Yeah, it was really hot. But with a nice view.


Food, fried in a lot of oil.


I don't remember what this was. Haven't tried it, I think he just began cooking.


Okay, I've tried a lot of different foods, and I really liked the non-fried bread, like Chapati and Naan, and also the different vegetable "curry" dishes (they don't really have one curry, but a lot of different dishes with vegetables and spices, which we generalize as curry). The masala chai (black tea with a lot of milk, cardamom and sometimes sugar) was good and some of the sweets and lassi were really good.


This is Jaisalmer. It's in the north, near to Pakistan (there was some military present around here) and right by the thar desert.

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Jaisalmer is a nice city, not so crowded, so we had the chance to relax for some days.


These cows grabbed some things from the cart, and got shooed away from the cart-owner.

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Yeah, cows everywhere. They don't belong to anyone, live on the streets and eat the garbage the people are dumping onto the street. They completely ignore humans, cars, everything and don't give a damn, if a Tuk-Tuk misses them by a few centimeters.


In Jaisalmer, we booked a three day camel safari into the desert.


Oh, a lot of kids wanted their pictures taken. Mostly, they looked very seriously into the camera, so I asked them to laugh after a few pictures.

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A camel. Or a dromedary, to be more precisely. My father on his one, the white sack contains food for the animals, above that is his mattress and some eggs for breakfast. My dromedary carried the water.


Had to make our camp around 5 p.m., because it got dark really fast.

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There was always a village somewhere nearby, and kids came visiting us.


Dinner. We had always something with lentils (Daal, in Hindi. Maybe you've seen some daal dishes at your local indian restaurant). I really liked these lentil-dishes.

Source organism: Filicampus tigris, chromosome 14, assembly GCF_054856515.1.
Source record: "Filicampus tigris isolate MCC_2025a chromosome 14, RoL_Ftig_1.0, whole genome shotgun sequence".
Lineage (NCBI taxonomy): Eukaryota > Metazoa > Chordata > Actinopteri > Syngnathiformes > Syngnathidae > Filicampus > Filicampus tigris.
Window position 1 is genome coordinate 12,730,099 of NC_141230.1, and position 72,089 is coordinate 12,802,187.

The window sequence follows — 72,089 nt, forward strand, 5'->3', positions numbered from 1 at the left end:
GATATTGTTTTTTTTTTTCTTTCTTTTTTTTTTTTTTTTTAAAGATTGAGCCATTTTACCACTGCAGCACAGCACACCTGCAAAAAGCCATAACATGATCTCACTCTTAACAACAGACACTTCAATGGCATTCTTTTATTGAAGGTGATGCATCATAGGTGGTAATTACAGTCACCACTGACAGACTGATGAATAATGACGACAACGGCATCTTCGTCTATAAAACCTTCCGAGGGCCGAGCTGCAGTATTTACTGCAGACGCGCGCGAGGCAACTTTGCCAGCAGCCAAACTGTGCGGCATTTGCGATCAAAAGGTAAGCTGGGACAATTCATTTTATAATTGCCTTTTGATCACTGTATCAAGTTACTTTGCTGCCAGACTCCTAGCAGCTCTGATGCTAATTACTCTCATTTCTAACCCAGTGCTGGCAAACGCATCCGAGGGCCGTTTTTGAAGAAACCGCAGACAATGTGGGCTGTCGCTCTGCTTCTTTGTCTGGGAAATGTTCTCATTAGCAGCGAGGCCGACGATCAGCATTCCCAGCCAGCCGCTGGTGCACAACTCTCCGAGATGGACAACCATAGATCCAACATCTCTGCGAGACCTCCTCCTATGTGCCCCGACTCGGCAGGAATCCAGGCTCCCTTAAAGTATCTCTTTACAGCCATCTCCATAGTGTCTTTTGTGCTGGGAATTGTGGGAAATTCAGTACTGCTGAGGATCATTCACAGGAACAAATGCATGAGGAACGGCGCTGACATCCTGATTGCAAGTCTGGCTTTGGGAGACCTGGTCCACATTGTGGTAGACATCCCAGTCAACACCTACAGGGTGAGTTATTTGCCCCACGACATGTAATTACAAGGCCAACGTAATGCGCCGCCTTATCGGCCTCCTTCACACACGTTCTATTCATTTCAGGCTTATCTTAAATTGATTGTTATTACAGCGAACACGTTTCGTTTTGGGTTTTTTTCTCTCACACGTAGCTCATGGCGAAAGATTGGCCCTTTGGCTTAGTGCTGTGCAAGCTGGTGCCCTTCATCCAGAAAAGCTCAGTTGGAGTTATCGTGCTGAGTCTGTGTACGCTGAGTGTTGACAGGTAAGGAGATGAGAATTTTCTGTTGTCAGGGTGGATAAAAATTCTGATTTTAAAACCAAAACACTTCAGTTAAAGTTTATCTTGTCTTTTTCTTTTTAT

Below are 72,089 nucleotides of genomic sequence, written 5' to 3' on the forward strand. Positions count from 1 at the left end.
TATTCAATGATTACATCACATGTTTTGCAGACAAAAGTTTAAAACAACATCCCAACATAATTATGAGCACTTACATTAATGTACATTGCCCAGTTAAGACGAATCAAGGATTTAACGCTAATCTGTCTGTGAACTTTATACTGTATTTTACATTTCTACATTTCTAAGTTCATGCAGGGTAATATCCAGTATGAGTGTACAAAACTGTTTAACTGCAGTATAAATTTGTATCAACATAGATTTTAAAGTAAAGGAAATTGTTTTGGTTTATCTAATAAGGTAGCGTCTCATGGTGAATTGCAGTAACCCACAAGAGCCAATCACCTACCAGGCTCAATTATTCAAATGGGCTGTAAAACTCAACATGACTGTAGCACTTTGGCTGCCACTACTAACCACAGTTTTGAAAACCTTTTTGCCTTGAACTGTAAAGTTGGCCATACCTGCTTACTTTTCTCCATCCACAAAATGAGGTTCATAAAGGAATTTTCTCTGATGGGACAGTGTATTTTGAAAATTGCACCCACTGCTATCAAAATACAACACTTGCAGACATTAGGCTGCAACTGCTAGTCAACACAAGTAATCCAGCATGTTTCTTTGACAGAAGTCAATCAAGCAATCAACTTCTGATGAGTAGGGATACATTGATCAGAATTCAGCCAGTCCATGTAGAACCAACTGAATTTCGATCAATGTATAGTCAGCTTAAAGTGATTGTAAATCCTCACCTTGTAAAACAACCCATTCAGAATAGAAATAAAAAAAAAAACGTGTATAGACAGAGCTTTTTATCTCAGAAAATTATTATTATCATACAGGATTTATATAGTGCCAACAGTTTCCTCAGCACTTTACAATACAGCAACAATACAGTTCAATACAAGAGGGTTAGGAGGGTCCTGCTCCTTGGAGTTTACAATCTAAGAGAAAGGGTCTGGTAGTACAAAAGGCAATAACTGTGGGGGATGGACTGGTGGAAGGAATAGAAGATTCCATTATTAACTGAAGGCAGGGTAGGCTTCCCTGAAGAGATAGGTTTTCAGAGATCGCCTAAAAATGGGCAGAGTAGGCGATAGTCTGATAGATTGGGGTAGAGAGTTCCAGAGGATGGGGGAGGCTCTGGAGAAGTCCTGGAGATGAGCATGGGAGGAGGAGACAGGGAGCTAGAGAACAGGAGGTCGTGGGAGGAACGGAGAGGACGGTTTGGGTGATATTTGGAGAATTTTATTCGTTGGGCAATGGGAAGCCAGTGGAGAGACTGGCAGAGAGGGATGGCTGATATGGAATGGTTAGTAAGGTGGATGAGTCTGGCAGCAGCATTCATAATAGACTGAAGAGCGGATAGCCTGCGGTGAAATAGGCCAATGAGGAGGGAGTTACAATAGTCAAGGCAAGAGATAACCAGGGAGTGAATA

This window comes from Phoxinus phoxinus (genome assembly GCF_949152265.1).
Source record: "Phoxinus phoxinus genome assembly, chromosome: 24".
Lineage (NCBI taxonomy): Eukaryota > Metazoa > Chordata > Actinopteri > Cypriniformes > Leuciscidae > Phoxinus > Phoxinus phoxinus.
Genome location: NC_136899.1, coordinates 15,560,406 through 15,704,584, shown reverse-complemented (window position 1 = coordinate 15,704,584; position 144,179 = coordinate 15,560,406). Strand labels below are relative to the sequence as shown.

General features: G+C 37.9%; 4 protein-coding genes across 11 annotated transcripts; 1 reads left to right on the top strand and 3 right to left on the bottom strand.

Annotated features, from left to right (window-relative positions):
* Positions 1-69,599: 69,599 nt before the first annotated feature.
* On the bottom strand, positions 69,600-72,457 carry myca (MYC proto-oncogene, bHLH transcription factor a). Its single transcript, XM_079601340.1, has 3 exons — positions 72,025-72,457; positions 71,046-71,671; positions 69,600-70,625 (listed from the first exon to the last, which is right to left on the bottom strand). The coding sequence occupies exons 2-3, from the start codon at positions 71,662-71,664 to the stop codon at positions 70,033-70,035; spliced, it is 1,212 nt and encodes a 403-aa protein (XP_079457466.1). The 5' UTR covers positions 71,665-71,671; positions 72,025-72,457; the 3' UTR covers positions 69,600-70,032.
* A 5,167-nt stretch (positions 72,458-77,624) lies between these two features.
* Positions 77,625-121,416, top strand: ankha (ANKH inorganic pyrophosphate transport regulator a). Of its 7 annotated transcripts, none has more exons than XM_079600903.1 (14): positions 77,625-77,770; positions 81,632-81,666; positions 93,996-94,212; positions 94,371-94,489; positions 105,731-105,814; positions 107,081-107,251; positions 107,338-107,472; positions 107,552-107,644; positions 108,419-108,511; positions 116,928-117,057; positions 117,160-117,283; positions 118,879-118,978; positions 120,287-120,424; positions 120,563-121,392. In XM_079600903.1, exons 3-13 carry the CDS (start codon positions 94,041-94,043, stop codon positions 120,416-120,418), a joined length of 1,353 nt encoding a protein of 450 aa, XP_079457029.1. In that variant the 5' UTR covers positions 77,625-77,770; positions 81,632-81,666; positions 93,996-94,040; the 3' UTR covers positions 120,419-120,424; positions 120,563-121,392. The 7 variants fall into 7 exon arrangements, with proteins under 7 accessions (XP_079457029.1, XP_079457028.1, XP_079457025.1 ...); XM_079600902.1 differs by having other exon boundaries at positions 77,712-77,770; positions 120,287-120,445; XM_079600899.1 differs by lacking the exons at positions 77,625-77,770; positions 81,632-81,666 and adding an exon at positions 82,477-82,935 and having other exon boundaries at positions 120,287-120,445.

These came crawling all towards us in the night. Had to get them out of everywhere in the morning.


This is in Udaipur, our next stop.

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The view from Udaipur palace.


This is in Delhi. Delhi is really big, and we went just a little bit into New Delhi (which is the southern part of Delhi). This picture is taken from the Tibetan Refugee Colony in Old Delhi, called Majnu Ka Tilla, where we stayed while in Delhi. I really liked it here, because the Tibetan people were more relaxed and didn't bother us. They weren't as load as the Indians and I felt more comfortable here - it reminded me a bit of Japan. And I really liked the food. Could've just stayed here all the time.
Oh, yeah, this picture is actually behind the camp, already kinda outside the city. I have no idea who's living down there.

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This is way inside Old Delhi. We walked past the big roads and the tourist markets, into small passages where only locals were. Also passed a muslim district, I think. First, it was a bit scary, because we had no idea where we were, and didn't see any other tourists. But the people here just ignored us, following their daily lives - and in the end, it was really relaxing walking around here.


School girls on their way home.


"Horn please". Yeah, everyone used their horns. Even little kids on bikes were constantly ringing their bells, which I found really irritating.


School boys on their way home.

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Tibetan monk in the Tibetan Refugee Colony. Tuk-Tuks outside the colony.




Man sewing outside by the street.


The Taj Mahal as seen from the roof of hotel we didn't stay at, but had dinner in. Oh, yeah, this is in Agra, about 1-2 hours south of Delhi (the hotel is called Shanti Lodge, if you're interested. There are some other hotels/restaurants with a nice view too).

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The Taj Mahal in the morning. We got the first tickets of the day.


In a Tuk-Tuk on our way to the Agra train station back to Delhi. These drove everywhere they could, like on the wrong side of the street. Well, whatever. I survived.


Agra station.

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Agra station. Monkeys everywhere.


Our train arriving after waiting for four hours.

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Oh, this is Kochi. From Delhi, we took a plane down to the south of India. 37° C hot, humid, more fish, ocean.


Chinese fishing nets, this is one of the things Kochi is famous for. We didn't stay long, we even took a flight slightly earlier back home.